Industrial Hemp

Oregon: Lawmakers Say University, Dept. of Agriculture Resisting Hemp


By Steve Elliott
Hemp News

Oregon State University and the Oregon Department of Agriculture have screwed up a chance to make the state a leader in the production of industrial hemp, according to Democrats in the state's Congressional delegation.

The Congressional representatives have publicly and privately criticized the university and state agency for their apparent reluctance to embrace the potential of hemp, reports Taylor W. Anderson at The Bulletin.

The lawmakers are trying to learn why, despite a successful effort from Congress to open the doors to hemp cultivation for farmers, Oregon is failing to seize the opportunity to encourage the promising industry.

"It's insane that we're having this conversation today," said Rep. Earl Blumenauer (D-Portland), who is among the most outspoken supporters of cannabis in Congress.

Blumenauer led the charge for the 2014 Farm Bill, which included a provision making it legal for state departments of agriculture or universities to run pilot research programs on industrial hemp, in preparation for the full legalization of hemp cultivation.

U.S.: Hempseed Oil Production Hobbled By Low THC Limits; Energy Independence Beckons


By Steve Elliott
Hemp News

What if I told you that every legal hemp field in the world is being artificially limited in its productivity?

According to hemp expert Paul Stanford, high-THC varieties of cannabis can substantially outproduce low-THC hemp varieties when it comes to both hempseed oil production (which can be used both as fuel, and as a food source with important proteins and essential fatty acids, EFAs) and also for hemp fiber production.

Stanford, of the Campaign for the Restoration and Regulation of Hemp (CRRH, which owns Hemp News) wants a study to quantify just how much more productive fields of high THC cannabis could be for both hempseed oil and fiber.

"I've been working to get a graduate student at Oregon State University to help us quantify high THC hemp production," Stanford told Hemp News on Friday. "I talked to the student; we went to her professor; her professor ran it up the flagpole and eventually got to the President's office at OSU.

"They said you can't do studies on industrial hemp, because it's illegal under federal law and because that OSU could be in danger of losing its land grant college status," Stanford said. "I was told there are only 10 or 11 federal land grant universities and colleges in the United States, and that they were afraid they'd lose that federal funding because hemp violates federal law.

California: Secretary of State Clears Cannabis Hemp Initiative 2016 For Collecting Signatures


Grassroots Organization Mobilizes Volunteers and Fundraising Efforts to Collect Donations and Signatures

California Secretary of State Alex Padilla this week announced that the organizers of the California Cannabis Hemp Initiative (CCHI) 2016 can begin collecting signatures to qualify the initiative for the November 8, 2016 California state election.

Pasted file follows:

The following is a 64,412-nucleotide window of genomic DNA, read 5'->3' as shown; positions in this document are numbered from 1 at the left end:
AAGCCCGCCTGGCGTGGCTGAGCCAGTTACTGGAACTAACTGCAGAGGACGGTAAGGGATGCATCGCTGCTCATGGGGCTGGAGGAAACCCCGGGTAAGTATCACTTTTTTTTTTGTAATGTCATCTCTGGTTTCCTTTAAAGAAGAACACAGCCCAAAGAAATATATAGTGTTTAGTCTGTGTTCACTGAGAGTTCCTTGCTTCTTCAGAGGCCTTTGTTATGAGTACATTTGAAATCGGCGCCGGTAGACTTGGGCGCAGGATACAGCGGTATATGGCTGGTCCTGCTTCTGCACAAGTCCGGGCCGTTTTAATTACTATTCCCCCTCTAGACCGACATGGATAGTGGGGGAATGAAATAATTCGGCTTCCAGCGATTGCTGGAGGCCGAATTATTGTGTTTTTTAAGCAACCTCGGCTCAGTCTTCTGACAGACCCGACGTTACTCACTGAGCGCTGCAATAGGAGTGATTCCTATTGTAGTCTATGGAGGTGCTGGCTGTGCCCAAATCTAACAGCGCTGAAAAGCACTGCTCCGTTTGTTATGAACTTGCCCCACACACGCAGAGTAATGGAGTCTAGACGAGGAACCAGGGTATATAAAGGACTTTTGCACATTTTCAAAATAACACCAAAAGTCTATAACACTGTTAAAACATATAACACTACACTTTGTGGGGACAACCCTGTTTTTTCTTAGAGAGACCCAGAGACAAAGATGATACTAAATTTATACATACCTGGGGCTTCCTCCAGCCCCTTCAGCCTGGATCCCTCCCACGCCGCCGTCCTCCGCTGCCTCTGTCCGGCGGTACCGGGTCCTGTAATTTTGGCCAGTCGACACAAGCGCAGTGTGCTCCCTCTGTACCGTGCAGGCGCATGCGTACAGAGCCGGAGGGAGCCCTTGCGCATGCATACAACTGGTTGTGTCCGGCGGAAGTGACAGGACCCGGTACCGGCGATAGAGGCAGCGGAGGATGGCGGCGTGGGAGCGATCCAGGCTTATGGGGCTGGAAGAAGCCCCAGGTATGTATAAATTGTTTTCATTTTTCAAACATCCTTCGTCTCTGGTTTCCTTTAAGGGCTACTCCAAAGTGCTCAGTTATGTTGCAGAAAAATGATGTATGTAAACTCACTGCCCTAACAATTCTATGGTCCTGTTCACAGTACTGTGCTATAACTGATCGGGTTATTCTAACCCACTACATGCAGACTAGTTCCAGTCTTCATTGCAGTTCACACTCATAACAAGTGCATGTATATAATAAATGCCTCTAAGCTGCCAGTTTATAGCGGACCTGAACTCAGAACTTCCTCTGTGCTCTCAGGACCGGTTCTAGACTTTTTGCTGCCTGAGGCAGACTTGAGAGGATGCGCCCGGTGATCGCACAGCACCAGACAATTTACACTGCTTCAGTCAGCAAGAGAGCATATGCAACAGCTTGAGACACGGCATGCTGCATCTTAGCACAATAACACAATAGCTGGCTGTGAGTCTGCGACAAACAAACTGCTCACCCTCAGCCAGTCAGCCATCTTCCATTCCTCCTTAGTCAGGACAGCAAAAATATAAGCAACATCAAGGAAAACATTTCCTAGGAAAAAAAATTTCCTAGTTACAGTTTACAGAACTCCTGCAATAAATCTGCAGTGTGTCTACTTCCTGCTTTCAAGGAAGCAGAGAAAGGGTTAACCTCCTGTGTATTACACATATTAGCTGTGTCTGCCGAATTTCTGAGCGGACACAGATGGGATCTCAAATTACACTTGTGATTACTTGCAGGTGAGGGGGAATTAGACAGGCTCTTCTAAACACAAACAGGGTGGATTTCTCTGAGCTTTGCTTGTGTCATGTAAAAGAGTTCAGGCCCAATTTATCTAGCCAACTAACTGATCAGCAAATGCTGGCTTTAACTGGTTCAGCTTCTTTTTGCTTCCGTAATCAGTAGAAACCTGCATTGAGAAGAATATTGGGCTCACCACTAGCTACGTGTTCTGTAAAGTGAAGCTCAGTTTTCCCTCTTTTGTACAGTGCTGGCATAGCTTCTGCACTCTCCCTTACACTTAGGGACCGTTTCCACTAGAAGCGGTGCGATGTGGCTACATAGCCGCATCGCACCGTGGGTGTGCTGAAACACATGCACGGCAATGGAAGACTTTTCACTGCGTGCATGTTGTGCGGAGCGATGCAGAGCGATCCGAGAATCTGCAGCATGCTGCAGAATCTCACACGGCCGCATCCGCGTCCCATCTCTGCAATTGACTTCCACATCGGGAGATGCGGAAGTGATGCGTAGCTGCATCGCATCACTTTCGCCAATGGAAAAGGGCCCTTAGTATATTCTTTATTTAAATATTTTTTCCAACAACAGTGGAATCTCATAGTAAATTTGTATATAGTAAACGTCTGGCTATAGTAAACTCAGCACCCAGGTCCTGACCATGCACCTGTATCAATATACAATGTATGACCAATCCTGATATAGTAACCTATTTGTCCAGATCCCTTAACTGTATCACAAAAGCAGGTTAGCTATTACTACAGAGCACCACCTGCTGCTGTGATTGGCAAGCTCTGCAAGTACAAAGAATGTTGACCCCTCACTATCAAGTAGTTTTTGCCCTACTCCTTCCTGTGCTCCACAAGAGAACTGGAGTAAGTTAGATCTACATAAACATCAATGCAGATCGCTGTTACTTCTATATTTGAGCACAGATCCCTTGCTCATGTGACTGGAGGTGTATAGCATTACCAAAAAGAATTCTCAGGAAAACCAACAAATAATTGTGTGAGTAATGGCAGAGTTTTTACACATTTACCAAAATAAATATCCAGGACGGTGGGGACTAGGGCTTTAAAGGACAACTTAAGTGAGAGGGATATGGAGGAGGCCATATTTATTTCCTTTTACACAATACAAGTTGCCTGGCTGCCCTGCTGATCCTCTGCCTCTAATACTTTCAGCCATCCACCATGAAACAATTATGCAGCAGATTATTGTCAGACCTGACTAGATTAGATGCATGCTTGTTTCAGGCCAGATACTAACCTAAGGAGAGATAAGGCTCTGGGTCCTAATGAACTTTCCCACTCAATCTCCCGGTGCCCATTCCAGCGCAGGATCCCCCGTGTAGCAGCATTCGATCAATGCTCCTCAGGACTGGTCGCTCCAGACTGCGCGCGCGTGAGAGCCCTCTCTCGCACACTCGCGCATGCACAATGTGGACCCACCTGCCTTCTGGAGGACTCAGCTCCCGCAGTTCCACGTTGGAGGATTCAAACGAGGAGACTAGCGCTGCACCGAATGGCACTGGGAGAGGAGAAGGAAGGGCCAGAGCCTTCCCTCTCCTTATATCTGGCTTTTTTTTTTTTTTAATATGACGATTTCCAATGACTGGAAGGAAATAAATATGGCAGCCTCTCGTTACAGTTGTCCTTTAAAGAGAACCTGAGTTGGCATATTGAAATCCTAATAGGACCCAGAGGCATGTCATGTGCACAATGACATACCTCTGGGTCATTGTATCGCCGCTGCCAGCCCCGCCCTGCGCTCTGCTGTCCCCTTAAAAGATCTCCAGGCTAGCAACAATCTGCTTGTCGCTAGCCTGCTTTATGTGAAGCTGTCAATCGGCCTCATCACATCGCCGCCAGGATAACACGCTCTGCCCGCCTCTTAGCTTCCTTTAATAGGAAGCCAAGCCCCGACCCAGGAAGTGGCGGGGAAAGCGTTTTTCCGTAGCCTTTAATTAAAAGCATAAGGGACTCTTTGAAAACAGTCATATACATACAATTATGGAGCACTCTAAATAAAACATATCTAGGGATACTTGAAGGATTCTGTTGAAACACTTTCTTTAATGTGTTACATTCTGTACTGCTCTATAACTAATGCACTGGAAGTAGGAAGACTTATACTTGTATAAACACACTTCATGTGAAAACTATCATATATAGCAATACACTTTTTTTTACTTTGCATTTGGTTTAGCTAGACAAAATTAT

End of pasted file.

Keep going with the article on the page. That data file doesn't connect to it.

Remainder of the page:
The grassroots organization has 180 days to circulate petitions and collect 365,880 registered voters' signatures, which must be submitted to county elections officials by April 25, 2016. The CCHI 2016 plan allows for the legalization of cannabis in the state of California by citizens 21 years or older.

To raise the funds for this effort, the CCHI 2016 is launching a pledge drive to solicit funding from businesses and individuals to help fund the Initiative that legalizes cannabis in the state of California. The campaign has set a goal of $900,000 in pledges that needs to be raised to fund professional petition gathers across the state. Every dollar raised will go to hire the professional petitioners.

North Carolina: Industrial Hemp Poised To Become Newest Legal Crop


By Steve Elliott

North Carolina farmers will wake up Saturday morning with a new option for crops. Industrial hemp production is expected to become legal at midnight.

Lawmakers passed the hemp legalization bill in September, in the final days of the session, reports Colin Campbell at The Charlotte Observer. The bill has been on the desk of Gov. Pat McCrory for weeks, and unless he vetoes it on Friday, it will become law without his signature at midnight.

"Hemp really gives us a crop during the summertime that is a viable cash crop to us," said Lee Edwards of Sugar Hill Farms in Kinston, who hopes to add industrial hemp to his fields. "We're in a perfect geographical location for the production of hemp with our climate.

Even the North Carolina Sheriff's Association supports the bill, because industrial hemp farmers would need a permit, administered by the new North Carolina Industrial Hemp Commission under federal rules.

“Getting a permit would make it easy for law enforcement to know where the legitimate growers were,” association director Eddie Caldwell said. “If you don’t have a permit, then the assumption is going to be it’s the smoking kind.”

North Carolina is also home to one of the country’s only decortication plants, a facility that processes hemp to sell to textile manufacturers and other users. The multimillion-dollar facility is set to start production soon at a huge warehouse outside the small Nash County town of Spring Hope.

Oregon: Scant Hemp Harvest For Medicine Despite Wide Interest


By Steve Elliott
Hemp News

Michael Hughes could legally grow marijuana in his back yard in Bend, Oregon, if he wanted to. But he can't grow hemp there.

Hughes bought a license to grow hemp, but due to a number of factors, it's still more legally difficult to grow hemp than marijuana and other crops in Oregon, reports Taylor W. Anderson at The Bend Bulletin.